What are Understanding & Cognition Skills in Childhood?
Understanding or cognition are other names for intelligence, often called thinking skills or abilities.
Understanding includes our ability to use abstract thinking, apply logic and reasoning, and learn new things. The science of educational psychology studies our ability to learn and understand.
Within this section, articles include topics like verbal reasoning, non-verbal problem solving, fluid reasoning, spatial awareness, auditory processing, sequential reasoning, and processing speed. These topics are all aspects of the way we understand and learn.
Intelligence in this context refers to our innate abilities to process, understand, and work with information in our minds. Although the nature-nurture debate continues, some aspects of intelligence are there from birth. Certain aspects of intelligence are innate, while others are learned in the environment.
However, science continues to show that our brains are highly ‘plastic’ and can grow and learn in response to enriched environmental experiences or deliberately applied effort. Recent studies have shown that even for skills that people believe are ‘natural,’ such as artistic and athletic abilities, consistent and deliberate practice can result in much higher performance [1-5].
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Symptoms of Cognitive Problems in Children
Children struggling with cognition will have some trouble in school and other intellectually demanding endeavors. The good news is that a high degree of patience and focused effort will often lead to an improved outcome for most people.
At Cadey, we believe that all good intervention starts with an assessment to pinpoint and prioritize the areas for growth. Listed below are some cognitive areas where your child may need support.
- General intelligence: this form of intelligence is generally measured on an IQ test and is sometimes referred to as General Intellectual Ability. This information is a snapshot of your child’s overall cognitive abilities compared to peers
- Verbal comprehension: this form of intelligence captures your child’s ability to reason with words, sort words into categories, and define vocabulary words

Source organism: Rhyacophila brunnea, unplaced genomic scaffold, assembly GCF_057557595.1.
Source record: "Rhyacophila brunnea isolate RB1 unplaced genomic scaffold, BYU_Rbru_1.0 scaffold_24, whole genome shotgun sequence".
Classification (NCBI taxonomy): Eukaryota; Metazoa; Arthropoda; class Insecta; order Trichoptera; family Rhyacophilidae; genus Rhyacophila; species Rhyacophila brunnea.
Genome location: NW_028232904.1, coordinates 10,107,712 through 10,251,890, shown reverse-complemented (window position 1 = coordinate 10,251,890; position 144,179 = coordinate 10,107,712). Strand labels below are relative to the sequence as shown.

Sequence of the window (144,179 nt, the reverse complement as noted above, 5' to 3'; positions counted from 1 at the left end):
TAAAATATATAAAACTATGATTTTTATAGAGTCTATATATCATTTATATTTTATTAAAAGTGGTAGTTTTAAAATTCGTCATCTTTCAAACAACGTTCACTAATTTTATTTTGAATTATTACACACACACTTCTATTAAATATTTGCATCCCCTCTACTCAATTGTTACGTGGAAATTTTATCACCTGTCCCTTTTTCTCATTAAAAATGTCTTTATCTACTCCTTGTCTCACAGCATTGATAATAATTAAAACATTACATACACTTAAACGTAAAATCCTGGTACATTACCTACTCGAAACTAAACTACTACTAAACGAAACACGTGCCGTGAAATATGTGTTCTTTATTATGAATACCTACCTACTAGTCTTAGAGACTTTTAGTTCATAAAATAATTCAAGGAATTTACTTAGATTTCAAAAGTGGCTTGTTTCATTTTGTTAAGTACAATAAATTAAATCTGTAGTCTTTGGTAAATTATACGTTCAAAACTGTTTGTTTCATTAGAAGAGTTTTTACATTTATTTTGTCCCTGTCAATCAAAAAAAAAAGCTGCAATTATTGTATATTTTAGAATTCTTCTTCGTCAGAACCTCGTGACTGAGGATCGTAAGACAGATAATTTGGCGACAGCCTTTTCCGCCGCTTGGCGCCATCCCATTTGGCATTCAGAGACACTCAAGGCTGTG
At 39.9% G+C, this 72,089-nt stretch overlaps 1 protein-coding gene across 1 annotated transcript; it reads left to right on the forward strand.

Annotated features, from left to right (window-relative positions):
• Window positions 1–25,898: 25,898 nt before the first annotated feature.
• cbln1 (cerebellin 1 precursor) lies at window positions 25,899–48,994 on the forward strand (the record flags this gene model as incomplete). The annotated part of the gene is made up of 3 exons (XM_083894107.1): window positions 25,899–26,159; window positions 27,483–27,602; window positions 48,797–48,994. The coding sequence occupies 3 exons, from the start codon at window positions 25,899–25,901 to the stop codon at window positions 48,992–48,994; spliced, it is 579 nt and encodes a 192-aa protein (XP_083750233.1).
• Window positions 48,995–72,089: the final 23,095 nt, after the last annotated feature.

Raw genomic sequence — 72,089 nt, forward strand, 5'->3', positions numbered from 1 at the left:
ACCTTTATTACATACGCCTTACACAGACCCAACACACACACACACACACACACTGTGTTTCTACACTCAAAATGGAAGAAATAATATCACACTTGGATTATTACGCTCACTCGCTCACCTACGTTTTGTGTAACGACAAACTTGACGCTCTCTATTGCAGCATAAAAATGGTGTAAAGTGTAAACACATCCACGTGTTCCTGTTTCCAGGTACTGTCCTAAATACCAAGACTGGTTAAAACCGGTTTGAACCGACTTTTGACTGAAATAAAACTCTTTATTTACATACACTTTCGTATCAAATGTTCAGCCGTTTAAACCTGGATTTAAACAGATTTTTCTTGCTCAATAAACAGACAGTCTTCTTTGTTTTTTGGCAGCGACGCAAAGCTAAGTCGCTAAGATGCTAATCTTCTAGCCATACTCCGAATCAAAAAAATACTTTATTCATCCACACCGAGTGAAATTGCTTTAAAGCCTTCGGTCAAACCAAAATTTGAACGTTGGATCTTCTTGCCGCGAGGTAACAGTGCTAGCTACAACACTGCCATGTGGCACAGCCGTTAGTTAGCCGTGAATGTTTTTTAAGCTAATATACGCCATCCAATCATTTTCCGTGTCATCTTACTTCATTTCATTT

- Non-verbal reasoning: this form of intelligence considers your child’s ability to assess relationships visually. Essentially, non-verbal intelligence means ‘thinking without words’
- Fluid reasoning: this form of intelligence includes your child’s ability to solve new problems, similar to those found in science and mathematics
- Processing speed: this form of intelligence is a measure of mental quickness
- Sequential reasoning: this form of intelligence encompasses your child’s ability to perform tasks and solve problems in a logical order
- Spatial reasoning: this form of intelligence is concerned with understanding how items fit together, such as in putting together a jigsaw puzzle; uses visual processing
- Auditory processing: this form of intelligence looks at your child’s ability to hear and process information coming in through the ears accurately
Why Identifying Cognition Problems Is So Important
- Knowing your strengths – No matter how smart a person is, we all have areas of strengths and weaknesses. It can be helpful to normalize this experience, get help for our challenges, and treasure our strengths
- Understanding your struggles – Academic achievement is an important component of a child’s life. While you go to work each day, your child goes to school. When there are cognitive issues, school can be much harder, and your child may need support
- Speed isn’t everything – Often, speed is erroneously equated with smarts. Kids sit in awe of the child who finishes the test first. However, in many cases, the ability to persevere is more important to successful problem solving than working quickly
- Know your learning style – Sometimes, a weakness in one area can be compensated for or supported by strengths in another. For example, a highly verbal child might be able to describe the steps of a problem rather than looking at a checklist on paper. There are many successful paths when children learn to work with their preferred style of processing information